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Cities Suburbanize While Suburbs Urbanize

As the internet makes retail more widely accessible, and poverty and density move to suburbs, the difference between cities and suburbs is shrinking, narrowing lifestyle choices.
October 26, 2017, 1pm PDT | Casey Brazeal | @northandclark
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In a wide-ranging piece that explores changing cities, Tyler Cowen writes that the difference between cities and suburbs is under siege from scores of different adversaries. Factors as diverse as young people's supposed lack of interest in booze and sex, NIMBYism, and the wide availability of shopping. "Twenty years ago, D.C. residents would drive to the suburbs for retail shopping. The chaining of urban America, plus the ascent of Amazon, has made this largely unnecessary," Cowen writes.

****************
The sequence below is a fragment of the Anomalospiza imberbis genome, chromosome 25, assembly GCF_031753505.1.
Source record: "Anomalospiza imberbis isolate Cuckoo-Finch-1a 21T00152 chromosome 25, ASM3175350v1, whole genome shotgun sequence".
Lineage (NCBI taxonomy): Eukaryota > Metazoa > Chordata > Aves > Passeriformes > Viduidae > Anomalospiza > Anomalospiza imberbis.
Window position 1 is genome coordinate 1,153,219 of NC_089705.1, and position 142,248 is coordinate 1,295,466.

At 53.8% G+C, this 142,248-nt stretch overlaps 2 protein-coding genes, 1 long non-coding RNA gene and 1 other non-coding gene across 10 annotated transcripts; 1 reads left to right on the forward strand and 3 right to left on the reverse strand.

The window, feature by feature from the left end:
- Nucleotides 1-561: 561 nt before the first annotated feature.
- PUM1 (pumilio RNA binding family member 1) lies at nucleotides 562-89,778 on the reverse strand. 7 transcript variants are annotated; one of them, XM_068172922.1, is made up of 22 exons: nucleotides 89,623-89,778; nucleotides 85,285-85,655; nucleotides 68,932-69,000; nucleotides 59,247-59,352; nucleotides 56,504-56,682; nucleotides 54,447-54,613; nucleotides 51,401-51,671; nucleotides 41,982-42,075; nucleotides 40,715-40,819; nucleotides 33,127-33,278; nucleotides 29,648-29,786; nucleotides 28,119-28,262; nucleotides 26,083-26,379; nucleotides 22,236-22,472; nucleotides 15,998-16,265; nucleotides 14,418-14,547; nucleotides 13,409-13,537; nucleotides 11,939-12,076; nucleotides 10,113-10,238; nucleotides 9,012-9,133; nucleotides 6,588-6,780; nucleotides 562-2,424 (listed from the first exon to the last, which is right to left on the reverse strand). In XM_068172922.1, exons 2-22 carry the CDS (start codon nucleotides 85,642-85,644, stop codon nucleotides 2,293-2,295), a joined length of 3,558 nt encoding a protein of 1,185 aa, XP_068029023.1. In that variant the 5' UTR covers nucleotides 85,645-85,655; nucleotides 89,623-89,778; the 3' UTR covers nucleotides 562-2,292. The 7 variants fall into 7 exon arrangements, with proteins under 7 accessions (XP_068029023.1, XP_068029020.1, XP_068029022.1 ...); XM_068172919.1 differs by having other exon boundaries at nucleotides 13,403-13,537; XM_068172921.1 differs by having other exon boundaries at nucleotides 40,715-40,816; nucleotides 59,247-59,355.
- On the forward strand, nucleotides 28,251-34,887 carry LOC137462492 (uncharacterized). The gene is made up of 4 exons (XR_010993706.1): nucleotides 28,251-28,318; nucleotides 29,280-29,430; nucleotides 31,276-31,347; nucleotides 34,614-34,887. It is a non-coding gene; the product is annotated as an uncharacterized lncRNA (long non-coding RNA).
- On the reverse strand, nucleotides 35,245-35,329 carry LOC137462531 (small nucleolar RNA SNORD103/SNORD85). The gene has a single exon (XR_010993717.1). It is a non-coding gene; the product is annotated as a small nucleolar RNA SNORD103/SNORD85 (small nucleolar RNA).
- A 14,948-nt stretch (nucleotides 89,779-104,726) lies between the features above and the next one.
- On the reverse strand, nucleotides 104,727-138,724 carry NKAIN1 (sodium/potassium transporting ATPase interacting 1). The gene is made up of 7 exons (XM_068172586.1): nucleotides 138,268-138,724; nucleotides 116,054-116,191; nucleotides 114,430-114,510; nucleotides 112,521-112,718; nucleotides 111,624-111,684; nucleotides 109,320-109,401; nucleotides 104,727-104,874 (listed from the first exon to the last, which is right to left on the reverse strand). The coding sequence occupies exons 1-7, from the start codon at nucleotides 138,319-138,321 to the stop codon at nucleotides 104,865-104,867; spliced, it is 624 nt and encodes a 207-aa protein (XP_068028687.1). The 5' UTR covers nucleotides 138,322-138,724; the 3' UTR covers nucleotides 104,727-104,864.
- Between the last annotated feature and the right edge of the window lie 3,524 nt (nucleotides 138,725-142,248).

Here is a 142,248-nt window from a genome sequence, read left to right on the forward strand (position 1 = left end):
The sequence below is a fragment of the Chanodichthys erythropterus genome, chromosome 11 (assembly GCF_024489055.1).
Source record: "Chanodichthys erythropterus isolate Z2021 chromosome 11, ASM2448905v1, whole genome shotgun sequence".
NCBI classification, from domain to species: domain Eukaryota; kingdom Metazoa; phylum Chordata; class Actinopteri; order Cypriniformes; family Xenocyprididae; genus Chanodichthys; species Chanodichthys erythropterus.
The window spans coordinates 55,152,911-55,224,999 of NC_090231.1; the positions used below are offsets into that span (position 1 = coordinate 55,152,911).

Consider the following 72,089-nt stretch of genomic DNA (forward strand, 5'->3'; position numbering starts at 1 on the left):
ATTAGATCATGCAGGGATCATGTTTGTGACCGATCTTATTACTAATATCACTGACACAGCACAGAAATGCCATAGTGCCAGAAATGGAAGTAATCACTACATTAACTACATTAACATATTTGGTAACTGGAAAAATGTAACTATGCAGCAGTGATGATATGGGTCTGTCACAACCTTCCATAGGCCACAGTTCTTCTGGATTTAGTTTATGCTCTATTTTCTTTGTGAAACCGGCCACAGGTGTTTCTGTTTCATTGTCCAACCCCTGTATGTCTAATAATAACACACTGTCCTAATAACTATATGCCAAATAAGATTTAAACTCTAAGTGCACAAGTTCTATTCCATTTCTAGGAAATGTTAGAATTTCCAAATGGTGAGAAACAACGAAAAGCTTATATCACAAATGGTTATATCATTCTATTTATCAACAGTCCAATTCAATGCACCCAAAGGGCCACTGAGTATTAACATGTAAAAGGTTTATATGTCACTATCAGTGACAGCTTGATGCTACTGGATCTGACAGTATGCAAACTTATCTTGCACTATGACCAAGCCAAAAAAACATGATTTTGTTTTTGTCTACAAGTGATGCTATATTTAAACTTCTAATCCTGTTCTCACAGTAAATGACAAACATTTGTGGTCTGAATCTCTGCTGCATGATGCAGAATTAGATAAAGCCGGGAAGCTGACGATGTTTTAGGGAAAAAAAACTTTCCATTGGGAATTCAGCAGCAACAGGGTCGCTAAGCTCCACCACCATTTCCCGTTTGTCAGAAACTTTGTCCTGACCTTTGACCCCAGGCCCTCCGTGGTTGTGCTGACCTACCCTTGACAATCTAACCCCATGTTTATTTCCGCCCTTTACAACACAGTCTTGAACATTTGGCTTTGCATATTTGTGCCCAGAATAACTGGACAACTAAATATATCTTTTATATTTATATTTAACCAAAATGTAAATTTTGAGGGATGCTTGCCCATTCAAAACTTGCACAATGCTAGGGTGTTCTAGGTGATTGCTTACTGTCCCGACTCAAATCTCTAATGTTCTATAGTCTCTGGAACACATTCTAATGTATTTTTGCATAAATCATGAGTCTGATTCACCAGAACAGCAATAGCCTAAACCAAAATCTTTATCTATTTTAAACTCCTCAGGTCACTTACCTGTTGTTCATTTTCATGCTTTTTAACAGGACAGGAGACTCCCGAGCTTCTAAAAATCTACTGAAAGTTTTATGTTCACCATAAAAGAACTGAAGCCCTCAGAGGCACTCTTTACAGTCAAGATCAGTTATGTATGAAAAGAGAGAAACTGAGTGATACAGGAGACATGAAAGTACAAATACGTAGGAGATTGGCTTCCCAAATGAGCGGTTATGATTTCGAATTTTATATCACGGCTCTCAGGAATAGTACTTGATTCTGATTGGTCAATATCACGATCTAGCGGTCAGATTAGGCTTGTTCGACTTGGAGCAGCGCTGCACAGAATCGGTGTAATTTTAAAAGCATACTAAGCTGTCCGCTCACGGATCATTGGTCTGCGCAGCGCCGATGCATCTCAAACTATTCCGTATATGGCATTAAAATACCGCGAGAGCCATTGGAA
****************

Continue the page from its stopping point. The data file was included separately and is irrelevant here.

But shopping is just part of the trend, as NIMBYs make cities less dense and push poor people out of cities, "Poverty, which used to be a problem of cities and rural areas, is an increasingly suburban phenomenon, with municipalities and counties unprepared for their new burdens," Cowen opines. Cowen argues that cities were destinations for those seeking alcohol and sex, and he cites a study that indicates a trend toward less premarital sex and less drinking among young people as another engine for the change in cities. If you don't find that convincing, your humble author didn't either.

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Published on Wednesday, October 11, 2017 in Bloomberg
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